Ask Dr. Mary Ruwart: What’s stopping the the private sector from offering better and cheaper education than the government?

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Dr. Mary Ruwart is a leading expert in libertarian communication. In this column she offers short answers to real questions about libertarianism. To submit questions to Dr. Ruwart, see end of column.

QUESTION: If the private sector can provide education better and cheaper than the government, why aren’t they doing it? Nothing is stopping private industry from providing better service than government schools to poor children. They can do this right now and it is 100% legal. So why don’t they?

MY SHORT ANSWER: Actually, providing education to poor or even middle-class children is NOT 100% legal. Parents who send their children to school are required by law to utilize schools that meet specific requirements, such as certified teachers, accreditation, and specific types of curricula.

Even home-schoolers must abide by regulations, which differ from state to state. If parents don’t follow these regulations, their children can be taken from them by Social Services, even if the children can ace every standardized test.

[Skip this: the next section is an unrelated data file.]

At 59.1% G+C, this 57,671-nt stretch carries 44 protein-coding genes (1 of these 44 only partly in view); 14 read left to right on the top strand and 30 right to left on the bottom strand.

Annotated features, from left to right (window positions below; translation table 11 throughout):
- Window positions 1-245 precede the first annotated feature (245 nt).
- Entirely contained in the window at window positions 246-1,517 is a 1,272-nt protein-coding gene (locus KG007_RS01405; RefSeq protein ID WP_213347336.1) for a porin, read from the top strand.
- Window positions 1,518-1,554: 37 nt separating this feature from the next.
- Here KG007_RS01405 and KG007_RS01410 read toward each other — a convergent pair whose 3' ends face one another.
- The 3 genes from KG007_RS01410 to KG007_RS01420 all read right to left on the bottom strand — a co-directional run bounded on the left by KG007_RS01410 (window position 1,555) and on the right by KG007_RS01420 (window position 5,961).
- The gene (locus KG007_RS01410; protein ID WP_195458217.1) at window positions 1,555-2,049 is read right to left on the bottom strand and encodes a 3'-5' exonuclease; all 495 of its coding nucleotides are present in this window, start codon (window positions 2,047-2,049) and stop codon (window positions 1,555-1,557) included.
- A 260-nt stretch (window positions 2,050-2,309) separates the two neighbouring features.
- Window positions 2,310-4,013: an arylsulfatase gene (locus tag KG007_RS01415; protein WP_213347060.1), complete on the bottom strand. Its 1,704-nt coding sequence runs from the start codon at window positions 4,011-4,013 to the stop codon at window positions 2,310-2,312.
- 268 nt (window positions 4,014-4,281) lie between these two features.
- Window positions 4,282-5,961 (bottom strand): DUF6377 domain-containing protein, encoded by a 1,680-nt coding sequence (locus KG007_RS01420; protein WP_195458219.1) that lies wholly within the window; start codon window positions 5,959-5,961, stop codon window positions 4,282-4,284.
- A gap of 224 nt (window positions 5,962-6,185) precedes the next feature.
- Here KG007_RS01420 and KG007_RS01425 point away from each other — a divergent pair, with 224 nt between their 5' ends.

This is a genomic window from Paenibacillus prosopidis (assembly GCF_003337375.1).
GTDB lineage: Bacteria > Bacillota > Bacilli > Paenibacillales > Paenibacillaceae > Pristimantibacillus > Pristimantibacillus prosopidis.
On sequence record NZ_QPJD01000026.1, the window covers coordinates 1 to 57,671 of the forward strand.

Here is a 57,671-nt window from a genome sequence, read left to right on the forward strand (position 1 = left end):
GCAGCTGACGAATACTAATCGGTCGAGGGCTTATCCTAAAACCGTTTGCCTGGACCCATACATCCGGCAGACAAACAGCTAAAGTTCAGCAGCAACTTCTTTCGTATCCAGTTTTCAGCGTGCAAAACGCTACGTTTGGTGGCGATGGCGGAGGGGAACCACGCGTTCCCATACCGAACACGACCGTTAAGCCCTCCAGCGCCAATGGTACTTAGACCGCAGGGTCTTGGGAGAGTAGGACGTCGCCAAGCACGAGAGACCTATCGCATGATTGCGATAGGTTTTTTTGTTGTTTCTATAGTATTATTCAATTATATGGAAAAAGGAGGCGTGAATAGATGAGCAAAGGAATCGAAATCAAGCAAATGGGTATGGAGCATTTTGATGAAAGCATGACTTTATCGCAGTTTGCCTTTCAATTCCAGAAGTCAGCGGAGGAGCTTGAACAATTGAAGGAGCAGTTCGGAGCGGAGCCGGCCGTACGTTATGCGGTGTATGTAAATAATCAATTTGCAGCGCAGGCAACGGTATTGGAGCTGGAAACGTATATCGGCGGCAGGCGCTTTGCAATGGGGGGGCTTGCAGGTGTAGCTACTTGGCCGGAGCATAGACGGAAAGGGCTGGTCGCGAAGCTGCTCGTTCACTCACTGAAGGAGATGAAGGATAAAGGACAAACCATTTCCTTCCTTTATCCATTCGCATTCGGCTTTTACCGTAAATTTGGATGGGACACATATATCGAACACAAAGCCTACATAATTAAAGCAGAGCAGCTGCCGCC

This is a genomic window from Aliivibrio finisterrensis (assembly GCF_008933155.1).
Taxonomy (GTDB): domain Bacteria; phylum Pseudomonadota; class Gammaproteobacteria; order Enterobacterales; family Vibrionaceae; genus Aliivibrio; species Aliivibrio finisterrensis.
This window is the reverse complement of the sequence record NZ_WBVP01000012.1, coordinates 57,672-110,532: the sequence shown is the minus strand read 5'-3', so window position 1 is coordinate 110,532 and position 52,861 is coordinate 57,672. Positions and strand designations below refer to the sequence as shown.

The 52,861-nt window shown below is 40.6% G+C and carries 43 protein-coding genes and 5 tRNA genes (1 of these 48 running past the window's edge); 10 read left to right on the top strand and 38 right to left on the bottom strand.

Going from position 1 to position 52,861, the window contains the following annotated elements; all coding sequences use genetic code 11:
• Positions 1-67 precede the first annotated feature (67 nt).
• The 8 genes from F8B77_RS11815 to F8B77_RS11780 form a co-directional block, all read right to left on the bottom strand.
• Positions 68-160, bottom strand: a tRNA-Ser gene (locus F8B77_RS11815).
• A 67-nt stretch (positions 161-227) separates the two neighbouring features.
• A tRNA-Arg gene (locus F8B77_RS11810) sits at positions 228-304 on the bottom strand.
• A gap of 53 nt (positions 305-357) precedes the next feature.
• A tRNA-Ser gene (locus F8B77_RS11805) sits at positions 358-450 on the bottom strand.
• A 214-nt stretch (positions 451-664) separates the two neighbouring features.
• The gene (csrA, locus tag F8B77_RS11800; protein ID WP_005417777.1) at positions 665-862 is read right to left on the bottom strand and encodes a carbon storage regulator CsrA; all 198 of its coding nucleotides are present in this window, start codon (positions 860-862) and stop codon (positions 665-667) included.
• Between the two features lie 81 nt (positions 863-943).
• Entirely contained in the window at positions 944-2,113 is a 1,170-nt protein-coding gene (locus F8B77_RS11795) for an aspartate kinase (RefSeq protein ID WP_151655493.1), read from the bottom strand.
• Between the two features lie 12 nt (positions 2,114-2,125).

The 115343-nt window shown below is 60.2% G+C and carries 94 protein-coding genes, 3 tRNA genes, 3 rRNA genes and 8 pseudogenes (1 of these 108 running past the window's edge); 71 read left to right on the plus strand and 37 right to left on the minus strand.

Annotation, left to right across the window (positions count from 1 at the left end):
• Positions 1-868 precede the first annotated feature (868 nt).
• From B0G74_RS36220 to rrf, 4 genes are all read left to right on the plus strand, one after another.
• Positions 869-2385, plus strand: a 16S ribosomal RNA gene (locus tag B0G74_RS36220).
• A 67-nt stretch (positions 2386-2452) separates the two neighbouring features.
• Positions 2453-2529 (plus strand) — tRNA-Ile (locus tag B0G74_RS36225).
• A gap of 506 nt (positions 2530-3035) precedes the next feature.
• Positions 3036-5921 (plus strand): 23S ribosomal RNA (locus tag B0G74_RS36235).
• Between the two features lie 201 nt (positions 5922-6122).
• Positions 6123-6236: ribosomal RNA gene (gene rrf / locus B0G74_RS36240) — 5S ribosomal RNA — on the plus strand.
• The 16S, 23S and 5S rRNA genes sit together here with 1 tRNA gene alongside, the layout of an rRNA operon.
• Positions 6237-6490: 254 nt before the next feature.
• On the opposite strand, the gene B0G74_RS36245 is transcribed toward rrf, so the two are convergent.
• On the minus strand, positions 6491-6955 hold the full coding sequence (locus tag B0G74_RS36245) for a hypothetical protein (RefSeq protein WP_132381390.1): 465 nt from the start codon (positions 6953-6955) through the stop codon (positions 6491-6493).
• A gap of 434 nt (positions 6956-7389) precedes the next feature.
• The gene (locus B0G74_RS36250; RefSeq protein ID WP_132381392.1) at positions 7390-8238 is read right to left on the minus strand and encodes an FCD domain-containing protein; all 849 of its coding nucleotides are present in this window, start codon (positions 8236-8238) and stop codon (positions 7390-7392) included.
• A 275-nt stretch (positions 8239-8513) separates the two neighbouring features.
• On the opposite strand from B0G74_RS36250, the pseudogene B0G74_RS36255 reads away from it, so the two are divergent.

In spite of these hurdles, the private sector already does provides better education for many poor and disadvantaged. The typical Catholic inner-city school takes 88% of all applicants, many of whom are not even Catholic. About 20% of Catholic schools accept students expelled from public schools. Even after adjusting for race, family background, and social class, the average Catholic high school student gained three years of learning above that of the average public school student. The educational gap between minorities and whites narrows for minorities in Catholic schools.

Ombudsman Educational Services, specializing in drop-outs, boasts an 85% graduation rate. Students advance one grade level for each 20 hours in this program, while spending half as much as the public schools. A quarter of the students at the renowned Marva Collins Preparatory School in Chicago (recently closed) had learning disabilities, yet almost all students read one level above their grade. Tuition was less than a third of what public schools in the area received per pupil.